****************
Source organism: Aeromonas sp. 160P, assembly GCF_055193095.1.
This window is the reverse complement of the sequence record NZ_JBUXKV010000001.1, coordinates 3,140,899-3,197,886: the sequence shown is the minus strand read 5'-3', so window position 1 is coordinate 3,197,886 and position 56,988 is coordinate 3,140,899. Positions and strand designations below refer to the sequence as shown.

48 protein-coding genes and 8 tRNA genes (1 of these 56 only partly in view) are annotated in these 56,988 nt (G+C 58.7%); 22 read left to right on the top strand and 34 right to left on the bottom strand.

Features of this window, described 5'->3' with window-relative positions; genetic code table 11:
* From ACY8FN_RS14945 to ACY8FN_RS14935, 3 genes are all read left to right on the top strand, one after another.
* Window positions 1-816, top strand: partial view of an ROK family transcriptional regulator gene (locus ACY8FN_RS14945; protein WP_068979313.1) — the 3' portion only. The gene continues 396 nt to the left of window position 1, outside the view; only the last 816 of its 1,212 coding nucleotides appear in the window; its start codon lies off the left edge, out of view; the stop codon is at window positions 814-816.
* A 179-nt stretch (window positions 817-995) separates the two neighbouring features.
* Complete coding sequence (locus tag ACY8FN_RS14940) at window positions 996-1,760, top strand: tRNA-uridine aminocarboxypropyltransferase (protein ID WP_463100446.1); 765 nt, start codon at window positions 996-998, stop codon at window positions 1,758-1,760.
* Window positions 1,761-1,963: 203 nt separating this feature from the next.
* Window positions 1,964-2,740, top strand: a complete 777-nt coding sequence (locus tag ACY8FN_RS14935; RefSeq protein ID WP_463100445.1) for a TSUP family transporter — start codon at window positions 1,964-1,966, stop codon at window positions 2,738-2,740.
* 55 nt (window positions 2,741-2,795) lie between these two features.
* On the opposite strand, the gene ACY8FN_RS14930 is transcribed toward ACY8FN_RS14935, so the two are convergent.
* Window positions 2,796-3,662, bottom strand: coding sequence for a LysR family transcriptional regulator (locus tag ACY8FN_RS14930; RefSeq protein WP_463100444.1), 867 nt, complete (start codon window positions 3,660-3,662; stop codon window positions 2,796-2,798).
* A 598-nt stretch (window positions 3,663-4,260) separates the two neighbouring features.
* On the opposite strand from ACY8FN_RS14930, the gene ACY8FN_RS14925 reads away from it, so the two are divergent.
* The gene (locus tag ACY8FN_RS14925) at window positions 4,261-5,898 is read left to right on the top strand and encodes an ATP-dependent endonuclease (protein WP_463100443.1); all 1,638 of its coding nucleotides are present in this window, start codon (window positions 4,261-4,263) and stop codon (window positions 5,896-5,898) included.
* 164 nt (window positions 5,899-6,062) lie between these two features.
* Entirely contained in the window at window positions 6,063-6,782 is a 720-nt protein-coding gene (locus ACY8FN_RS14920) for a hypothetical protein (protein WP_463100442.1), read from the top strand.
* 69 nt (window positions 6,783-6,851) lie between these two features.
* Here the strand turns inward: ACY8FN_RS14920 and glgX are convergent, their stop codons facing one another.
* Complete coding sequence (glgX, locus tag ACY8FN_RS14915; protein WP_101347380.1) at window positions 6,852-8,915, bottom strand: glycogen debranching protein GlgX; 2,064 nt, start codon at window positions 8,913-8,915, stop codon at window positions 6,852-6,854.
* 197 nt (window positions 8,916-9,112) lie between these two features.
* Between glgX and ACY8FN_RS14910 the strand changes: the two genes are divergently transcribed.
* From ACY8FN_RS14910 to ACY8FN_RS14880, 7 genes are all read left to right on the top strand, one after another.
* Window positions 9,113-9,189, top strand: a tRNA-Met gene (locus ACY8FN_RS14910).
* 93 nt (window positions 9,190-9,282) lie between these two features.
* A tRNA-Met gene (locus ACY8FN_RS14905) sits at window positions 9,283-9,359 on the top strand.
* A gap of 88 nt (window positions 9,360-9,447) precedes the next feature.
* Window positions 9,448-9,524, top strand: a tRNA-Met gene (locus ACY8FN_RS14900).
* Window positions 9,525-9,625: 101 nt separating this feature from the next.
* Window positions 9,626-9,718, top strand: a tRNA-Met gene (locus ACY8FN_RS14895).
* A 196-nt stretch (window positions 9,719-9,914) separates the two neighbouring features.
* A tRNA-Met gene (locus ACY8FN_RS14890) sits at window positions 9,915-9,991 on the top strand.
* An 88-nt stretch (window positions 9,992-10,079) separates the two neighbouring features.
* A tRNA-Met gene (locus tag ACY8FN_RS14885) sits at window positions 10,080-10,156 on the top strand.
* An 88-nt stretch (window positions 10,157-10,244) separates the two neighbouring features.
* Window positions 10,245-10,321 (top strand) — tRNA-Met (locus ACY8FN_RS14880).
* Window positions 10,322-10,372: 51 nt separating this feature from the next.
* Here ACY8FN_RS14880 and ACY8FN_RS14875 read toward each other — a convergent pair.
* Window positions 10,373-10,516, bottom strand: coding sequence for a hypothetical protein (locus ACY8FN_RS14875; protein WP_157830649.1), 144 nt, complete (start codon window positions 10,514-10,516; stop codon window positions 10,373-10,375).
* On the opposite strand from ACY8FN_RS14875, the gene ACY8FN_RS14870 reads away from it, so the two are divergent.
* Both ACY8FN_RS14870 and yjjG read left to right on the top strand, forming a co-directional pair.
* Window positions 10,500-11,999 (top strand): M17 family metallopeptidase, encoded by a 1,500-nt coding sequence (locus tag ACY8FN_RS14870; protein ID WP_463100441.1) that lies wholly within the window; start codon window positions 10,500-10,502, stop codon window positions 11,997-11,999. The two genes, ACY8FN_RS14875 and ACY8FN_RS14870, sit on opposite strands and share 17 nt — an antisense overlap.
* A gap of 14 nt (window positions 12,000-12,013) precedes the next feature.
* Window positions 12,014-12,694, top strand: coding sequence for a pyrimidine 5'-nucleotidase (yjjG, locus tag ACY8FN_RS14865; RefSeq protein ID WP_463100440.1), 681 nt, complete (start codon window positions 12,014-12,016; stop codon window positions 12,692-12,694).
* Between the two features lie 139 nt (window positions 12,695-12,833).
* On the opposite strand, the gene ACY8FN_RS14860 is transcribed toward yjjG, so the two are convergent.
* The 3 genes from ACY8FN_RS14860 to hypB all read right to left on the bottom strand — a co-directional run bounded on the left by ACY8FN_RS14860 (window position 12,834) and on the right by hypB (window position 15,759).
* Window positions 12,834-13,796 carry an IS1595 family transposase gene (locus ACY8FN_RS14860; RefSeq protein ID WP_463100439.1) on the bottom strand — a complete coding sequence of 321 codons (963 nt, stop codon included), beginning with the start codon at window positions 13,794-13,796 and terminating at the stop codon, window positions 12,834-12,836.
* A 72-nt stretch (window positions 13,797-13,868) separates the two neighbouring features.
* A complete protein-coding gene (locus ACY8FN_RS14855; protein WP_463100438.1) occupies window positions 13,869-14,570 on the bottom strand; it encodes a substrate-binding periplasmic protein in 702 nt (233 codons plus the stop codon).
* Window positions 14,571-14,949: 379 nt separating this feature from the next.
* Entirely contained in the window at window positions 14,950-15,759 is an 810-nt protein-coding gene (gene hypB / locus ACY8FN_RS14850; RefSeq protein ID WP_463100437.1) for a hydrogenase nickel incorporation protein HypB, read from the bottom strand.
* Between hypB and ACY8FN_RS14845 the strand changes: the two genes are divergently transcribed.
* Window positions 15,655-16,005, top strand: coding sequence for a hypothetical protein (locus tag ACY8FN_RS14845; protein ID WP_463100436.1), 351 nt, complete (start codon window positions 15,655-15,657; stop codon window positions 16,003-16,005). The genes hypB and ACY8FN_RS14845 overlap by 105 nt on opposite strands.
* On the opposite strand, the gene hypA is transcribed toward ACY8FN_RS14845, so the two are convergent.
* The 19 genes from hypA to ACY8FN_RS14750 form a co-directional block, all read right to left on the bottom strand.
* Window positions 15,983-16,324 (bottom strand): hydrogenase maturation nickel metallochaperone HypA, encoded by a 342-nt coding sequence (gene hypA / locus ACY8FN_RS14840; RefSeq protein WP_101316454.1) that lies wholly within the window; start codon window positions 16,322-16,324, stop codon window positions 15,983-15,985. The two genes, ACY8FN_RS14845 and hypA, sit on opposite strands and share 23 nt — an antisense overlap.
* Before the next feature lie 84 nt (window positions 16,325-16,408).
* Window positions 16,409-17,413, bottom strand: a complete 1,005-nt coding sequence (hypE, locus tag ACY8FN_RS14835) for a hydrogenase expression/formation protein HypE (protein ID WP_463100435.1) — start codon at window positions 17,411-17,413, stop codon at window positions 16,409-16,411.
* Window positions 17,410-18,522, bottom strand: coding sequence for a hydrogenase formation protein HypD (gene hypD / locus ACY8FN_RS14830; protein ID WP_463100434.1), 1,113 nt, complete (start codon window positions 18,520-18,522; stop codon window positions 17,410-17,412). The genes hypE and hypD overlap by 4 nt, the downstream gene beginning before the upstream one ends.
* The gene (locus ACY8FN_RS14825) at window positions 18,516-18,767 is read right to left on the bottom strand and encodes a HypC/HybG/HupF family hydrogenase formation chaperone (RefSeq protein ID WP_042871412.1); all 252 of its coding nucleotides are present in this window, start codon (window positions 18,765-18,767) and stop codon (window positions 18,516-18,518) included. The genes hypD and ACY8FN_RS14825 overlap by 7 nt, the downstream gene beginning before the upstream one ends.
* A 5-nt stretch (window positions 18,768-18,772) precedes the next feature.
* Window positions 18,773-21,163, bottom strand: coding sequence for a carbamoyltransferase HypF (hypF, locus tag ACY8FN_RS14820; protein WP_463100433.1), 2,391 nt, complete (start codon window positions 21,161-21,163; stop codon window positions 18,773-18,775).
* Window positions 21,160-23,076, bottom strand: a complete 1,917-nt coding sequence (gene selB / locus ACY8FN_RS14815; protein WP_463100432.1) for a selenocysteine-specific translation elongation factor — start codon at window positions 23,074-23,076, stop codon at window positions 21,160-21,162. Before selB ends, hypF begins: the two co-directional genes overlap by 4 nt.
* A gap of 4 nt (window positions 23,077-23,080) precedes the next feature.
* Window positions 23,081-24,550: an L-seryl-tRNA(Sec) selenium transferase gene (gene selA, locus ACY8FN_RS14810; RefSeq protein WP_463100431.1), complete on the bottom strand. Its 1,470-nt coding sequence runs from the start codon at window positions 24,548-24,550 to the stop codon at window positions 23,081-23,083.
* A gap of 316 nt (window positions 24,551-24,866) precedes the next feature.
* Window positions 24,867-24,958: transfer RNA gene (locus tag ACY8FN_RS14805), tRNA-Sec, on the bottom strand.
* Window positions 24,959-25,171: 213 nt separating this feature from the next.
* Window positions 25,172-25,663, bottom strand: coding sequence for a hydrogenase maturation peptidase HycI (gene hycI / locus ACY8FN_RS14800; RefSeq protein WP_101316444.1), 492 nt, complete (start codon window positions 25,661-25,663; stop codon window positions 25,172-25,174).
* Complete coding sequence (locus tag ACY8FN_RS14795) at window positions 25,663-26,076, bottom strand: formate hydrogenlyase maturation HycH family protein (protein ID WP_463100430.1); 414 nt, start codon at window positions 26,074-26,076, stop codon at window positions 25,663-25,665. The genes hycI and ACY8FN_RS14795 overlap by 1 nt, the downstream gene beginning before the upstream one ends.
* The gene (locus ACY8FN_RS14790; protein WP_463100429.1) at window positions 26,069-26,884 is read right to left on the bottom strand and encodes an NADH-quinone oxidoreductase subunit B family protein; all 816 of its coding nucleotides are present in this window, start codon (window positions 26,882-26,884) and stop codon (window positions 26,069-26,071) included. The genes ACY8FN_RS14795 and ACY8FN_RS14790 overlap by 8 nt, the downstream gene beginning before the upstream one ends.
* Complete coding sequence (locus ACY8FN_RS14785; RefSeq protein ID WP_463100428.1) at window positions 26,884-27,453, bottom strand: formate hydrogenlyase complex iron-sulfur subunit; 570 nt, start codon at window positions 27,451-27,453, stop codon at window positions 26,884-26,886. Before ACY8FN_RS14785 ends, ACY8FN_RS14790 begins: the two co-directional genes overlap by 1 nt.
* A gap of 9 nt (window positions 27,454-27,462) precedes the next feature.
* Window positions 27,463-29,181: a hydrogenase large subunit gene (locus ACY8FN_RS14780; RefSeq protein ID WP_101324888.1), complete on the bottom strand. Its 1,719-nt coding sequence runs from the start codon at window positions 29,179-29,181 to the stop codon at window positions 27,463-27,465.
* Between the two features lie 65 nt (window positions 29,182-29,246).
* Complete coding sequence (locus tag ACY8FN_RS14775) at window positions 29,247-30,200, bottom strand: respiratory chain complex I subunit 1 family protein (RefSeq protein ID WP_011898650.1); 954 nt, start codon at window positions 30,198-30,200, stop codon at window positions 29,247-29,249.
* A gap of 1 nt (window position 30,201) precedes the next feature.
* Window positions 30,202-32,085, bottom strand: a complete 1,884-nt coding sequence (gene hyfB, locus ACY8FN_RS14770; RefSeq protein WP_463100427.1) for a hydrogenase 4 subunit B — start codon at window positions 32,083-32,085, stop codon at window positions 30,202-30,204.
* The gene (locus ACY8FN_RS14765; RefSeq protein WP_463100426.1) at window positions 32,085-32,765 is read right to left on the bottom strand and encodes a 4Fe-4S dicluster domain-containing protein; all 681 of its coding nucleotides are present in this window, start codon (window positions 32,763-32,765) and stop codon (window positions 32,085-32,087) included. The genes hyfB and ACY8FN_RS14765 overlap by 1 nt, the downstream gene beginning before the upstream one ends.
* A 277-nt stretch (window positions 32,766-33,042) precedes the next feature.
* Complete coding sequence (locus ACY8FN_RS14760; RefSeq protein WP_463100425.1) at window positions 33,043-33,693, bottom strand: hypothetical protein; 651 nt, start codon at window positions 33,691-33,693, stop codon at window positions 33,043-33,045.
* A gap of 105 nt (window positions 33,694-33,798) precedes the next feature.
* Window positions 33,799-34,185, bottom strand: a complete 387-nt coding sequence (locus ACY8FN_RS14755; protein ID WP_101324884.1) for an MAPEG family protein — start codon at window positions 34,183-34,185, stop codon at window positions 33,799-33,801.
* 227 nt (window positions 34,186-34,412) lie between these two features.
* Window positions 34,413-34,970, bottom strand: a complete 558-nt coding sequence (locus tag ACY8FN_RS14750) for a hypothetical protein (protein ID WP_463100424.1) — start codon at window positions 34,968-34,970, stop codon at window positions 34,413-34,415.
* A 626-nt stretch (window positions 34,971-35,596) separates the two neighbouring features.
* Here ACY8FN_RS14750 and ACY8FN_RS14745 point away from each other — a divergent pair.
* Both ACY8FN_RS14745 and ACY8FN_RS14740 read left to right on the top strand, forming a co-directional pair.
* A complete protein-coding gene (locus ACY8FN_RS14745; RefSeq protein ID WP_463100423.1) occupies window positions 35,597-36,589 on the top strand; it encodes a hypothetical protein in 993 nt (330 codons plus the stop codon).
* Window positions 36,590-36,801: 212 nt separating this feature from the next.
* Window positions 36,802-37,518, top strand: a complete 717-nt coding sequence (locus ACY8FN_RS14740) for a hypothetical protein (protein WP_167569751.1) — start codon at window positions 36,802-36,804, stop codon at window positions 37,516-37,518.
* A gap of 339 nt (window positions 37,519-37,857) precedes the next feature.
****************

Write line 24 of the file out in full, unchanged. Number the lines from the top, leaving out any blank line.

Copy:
* From ACY8FN_RS14910 to ACY8FN_RS14880, 7 genes are all read left to right on the top strand, one after another.